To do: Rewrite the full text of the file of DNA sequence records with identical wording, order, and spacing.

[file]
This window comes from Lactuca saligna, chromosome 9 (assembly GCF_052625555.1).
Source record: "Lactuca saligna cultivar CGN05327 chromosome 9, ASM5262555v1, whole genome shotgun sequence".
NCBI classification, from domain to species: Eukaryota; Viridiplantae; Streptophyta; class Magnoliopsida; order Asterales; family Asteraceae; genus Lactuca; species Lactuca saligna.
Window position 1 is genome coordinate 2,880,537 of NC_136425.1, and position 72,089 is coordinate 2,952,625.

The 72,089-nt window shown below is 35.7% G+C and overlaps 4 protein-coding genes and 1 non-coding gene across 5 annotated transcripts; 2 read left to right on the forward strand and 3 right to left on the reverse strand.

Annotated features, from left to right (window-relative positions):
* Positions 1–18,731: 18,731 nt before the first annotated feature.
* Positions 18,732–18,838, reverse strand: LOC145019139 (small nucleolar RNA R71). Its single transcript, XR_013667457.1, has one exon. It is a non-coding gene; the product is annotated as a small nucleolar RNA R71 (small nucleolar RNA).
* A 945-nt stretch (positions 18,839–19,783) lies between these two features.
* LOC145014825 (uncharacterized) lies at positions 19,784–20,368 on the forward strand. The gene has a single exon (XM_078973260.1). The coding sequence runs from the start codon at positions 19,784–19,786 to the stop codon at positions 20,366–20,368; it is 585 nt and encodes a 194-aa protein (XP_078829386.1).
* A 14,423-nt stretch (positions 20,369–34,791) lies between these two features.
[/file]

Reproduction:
This window comes from Lactuca saligna, chromosome 9 (assembly GCF_052625555.1).
Source record: "Lactuca saligna cultivar CGN05327 chromosome 9, ASM5262555v1, whole genome shotgun sequence".
NCBI classification, from domain to species: Eukaryota; Viridiplantae; Streptophyta; class Magnoliopsida; order Asterales; family Asteraceae; genus Lactuca; species Lactuca saligna.
Window position 1 is genome coordinate 2,880,537 of NC_136425.1, and position 72,089 is coordinate 2,952,625.

The 72,089-nt window shown below is 35.7% G+C and overlaps 4 protein-coding genes and 1 non-coding gene across 5 annotated transcripts; 2 read left to right on the forward strand and 3 right to left on the reverse strand.

Annotated features, from left to right (window-relative positions):
* Positions 1–18,731: 18,731 nt before the first annotated feature.
* Positions 18,732–18,838, reverse strand: LOC145019139 (small nucleolar RNA R71). Its single transcript, XR_013667457.1, has one exon. It is a non-coding gene; the product is annotated as a small nucleolar RNA R71 (small nucleolar RNA).
* A 945-nt stretch (positions 18,839–19,783) lies between these two features.
* LOC145014825 (uncharacterized) lies at positions 19,784–20,368 on the forward strand. The gene has a single exon (XM_078973260.1). The coding sequence runs from the start codon at positions 19,784–19,786 to the stop codon at positions 20,366–20,368; it is 585 nt and encodes a 194-aa protein (XP_078829386.1).
* A 14,423-nt stretch (positions 20,369–34,791) lies between these two features.